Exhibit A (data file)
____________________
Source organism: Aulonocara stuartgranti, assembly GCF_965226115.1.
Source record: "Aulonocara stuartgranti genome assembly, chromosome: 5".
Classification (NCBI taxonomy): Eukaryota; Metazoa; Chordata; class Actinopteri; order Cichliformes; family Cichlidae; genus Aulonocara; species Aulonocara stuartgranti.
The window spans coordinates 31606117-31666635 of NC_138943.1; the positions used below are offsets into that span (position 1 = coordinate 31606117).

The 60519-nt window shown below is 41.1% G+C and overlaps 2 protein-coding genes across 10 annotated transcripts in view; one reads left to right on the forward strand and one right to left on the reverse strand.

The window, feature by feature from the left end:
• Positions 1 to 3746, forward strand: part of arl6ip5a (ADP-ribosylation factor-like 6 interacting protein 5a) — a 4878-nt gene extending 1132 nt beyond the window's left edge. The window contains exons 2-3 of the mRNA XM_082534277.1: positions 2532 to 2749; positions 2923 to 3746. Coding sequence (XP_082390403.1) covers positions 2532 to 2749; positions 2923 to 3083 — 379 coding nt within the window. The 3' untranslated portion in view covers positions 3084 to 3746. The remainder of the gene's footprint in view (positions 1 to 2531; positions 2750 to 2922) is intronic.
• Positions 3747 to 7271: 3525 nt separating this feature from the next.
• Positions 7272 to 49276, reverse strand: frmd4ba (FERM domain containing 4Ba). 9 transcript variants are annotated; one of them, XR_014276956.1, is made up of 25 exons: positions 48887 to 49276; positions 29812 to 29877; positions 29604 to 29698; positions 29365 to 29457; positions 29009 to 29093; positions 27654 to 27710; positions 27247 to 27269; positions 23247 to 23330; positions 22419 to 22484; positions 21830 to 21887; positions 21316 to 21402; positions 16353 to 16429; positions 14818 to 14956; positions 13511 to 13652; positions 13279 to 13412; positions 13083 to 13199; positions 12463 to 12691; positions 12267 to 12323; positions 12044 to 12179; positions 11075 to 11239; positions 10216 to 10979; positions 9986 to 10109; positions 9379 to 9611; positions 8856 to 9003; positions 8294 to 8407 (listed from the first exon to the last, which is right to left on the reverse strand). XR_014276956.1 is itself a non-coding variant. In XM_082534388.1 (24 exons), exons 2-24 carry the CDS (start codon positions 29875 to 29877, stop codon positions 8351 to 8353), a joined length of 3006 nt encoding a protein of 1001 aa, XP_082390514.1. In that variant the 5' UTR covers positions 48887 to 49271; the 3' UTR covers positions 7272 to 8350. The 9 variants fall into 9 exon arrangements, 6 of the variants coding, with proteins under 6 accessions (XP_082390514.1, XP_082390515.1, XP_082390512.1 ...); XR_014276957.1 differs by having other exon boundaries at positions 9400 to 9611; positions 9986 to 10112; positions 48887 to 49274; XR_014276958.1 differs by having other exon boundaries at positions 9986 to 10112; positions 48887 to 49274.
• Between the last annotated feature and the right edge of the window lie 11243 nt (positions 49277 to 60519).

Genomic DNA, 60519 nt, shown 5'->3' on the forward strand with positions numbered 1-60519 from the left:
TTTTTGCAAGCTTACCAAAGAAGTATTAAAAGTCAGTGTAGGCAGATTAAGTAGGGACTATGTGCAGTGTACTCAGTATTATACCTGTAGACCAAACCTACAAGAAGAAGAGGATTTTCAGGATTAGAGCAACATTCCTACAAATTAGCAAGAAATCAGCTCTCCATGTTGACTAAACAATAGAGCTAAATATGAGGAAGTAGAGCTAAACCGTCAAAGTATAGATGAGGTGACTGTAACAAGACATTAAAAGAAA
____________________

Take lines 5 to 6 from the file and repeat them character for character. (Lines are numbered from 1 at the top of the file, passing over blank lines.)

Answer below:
The 60519-nt window shown below is 41.1% G+C and overlaps 2 protein-coding genes across 10 annotated transcripts in view; one reads left to right on the forward strand and one right to left on the reverse strand.

The window, feature by feature from the left end: